How To Motivate Non-Sales Staff

How To Motivate Non-Sales Staff

A motivated staff is a productive staff, which turns into bigger profits for your company. Motivating your non-sales staff can be tricky, but there are steps you can take to raise morale. Try some of the ideas below on your staff and watch productivity soar.

Cash Rewards

Let’s be frank: the biggest reason your employees are working for you is likely because they’re getting paid. Money is a great motivator. You can take advantage of this fact by providing monetary rewards for your employees. Cash rewards work well in the context of a contest, but a simple bonus can be a great motivator too.

Wall of Fame

Public praise is a great motivator, but talk is fleeting. Instead, motivate your employees by immortalizing their hard work in a wall of fame. Set aside a portion of a common wall to honor the employees that go above and beyond. Post a picture of the employee, their name, and a personal message thanking them for their hard work. Recognize a new employee every month, or whenever you notice behavior that you would like your other employees to emulate.

Run a Contest

Whether they admit it or not, every employee wants to win. Use this desire to increase productivity and morale by creating a contest. This tactic can be customized to meet whatever needs your company is currently experiencing. Do you have a deadline looming? Challenge your employees to finish their workload quickly. Whoever finishes his or her work first gets a prize. If you feel that camaraderie is lacking among your staff, a team building contest could be the help you need. Even something as simple as an office raffle can put employees in a positive state of mind.

Time Off

Offering some time away from the office can be a great incentive. You can use this as a direct reward for good performance. However, the gesture will mean even more to an employee who really needs it. If a young parent asks for a day off for a family manner, consider giving it to her if her performance allows for it. She’ll be grateful for it and come back ready to work harder than ever.

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Dress Down Days

It is a rare employee who actually enjoys wearing a tie every day. Having an office-wide casual dress day can be a great morale booster. If you do not enforce a dress code, consider doing the opposite and having a Formal Friday. Your employees may enjoy having the chance to dress up.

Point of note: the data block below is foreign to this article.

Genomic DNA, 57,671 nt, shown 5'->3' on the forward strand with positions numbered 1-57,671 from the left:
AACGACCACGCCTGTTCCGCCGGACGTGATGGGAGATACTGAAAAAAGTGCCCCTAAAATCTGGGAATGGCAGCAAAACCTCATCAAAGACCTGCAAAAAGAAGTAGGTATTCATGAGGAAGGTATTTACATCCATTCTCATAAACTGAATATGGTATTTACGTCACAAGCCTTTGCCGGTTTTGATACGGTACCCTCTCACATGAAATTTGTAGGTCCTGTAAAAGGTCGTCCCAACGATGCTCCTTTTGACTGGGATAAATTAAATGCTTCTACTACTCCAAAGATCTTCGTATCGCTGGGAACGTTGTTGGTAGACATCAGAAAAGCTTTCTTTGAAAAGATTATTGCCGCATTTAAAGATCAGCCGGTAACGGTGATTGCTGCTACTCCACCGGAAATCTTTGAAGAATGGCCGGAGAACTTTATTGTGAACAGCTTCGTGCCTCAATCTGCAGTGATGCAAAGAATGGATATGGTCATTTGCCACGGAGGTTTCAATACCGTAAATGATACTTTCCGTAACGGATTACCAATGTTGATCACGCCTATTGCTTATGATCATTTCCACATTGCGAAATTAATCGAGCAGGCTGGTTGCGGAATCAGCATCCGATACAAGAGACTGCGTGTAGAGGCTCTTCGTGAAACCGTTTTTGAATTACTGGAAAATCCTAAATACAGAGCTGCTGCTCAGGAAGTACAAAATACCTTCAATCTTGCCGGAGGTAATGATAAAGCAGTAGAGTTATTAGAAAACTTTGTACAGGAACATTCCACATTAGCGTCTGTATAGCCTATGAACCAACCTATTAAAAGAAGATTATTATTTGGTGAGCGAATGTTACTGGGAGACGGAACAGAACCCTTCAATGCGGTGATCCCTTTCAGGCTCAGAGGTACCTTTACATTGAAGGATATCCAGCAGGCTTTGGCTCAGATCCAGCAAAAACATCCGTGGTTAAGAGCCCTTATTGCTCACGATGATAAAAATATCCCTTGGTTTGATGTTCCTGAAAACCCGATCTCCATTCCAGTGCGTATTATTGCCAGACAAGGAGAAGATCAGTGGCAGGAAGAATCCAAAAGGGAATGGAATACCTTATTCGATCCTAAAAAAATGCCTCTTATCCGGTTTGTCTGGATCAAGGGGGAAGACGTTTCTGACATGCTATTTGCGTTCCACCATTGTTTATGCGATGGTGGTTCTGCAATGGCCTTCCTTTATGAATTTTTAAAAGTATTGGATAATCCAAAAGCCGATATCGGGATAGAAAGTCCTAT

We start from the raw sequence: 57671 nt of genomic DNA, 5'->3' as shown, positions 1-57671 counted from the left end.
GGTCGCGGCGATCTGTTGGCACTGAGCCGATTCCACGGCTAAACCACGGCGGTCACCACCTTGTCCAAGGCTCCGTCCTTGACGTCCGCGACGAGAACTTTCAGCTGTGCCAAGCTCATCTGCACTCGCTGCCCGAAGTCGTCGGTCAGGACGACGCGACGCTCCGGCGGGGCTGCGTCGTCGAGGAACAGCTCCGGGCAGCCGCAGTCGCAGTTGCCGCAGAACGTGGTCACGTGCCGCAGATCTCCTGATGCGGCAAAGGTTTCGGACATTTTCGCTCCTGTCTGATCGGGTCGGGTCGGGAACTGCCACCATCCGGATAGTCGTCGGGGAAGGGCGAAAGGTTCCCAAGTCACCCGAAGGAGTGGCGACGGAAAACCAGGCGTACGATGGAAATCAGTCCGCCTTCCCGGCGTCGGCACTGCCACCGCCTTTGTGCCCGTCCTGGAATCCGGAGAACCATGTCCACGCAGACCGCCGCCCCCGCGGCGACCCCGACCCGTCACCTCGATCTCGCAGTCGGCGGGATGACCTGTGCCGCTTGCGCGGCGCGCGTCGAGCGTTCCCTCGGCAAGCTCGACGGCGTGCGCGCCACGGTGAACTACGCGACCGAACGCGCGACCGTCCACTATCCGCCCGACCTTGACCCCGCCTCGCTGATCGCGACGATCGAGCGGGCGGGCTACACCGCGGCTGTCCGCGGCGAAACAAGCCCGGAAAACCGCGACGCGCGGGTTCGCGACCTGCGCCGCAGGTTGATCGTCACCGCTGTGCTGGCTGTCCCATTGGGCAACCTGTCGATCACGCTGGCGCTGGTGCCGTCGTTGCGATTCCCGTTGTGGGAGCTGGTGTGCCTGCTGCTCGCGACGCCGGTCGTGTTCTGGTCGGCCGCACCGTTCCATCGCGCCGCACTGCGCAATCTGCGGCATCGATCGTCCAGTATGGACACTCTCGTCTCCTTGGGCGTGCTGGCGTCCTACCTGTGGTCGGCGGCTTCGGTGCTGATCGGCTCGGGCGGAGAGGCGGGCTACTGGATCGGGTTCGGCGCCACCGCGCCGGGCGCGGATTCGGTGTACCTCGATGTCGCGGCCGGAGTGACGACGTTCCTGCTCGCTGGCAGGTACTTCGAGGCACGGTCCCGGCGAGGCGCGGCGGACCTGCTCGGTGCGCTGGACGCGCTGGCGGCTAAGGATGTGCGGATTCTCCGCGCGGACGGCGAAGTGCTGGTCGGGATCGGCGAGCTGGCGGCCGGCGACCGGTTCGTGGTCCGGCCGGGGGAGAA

The subheading says it all. Employees don’t work well on an empty stomach. Bring in food items as time and budgets allow. This could mean muffins every Wednesday morning or lattes during long meetings. Be sure to be aware of any special dietary needs your employees might have before trying this incentives an employee with a nut allergy may not appreciate a plate of walnut brownies.

Take a Group on an Outing

If a certain team of people has been performing well, take them out of the office for a meal or for an afternoon. This rewards the employees and keeps them motivated, but it also incentivizes other groups to work harder. If you have a smaller office, consider taking everyone out after certain milestones are reached. In-office parties are a viable alternative if your budget does not allow for taking a large group out for a meal.

Motivating your non-sales staff can be rewarding for both you and your employees. Your employees will appreciate the recognition and rewards, while you will benefit from increased performance and an overall boost in morale. While some rewards may not fit into your current financial situation, no matter what your budget there are things you can do to motivate and reward your staff.

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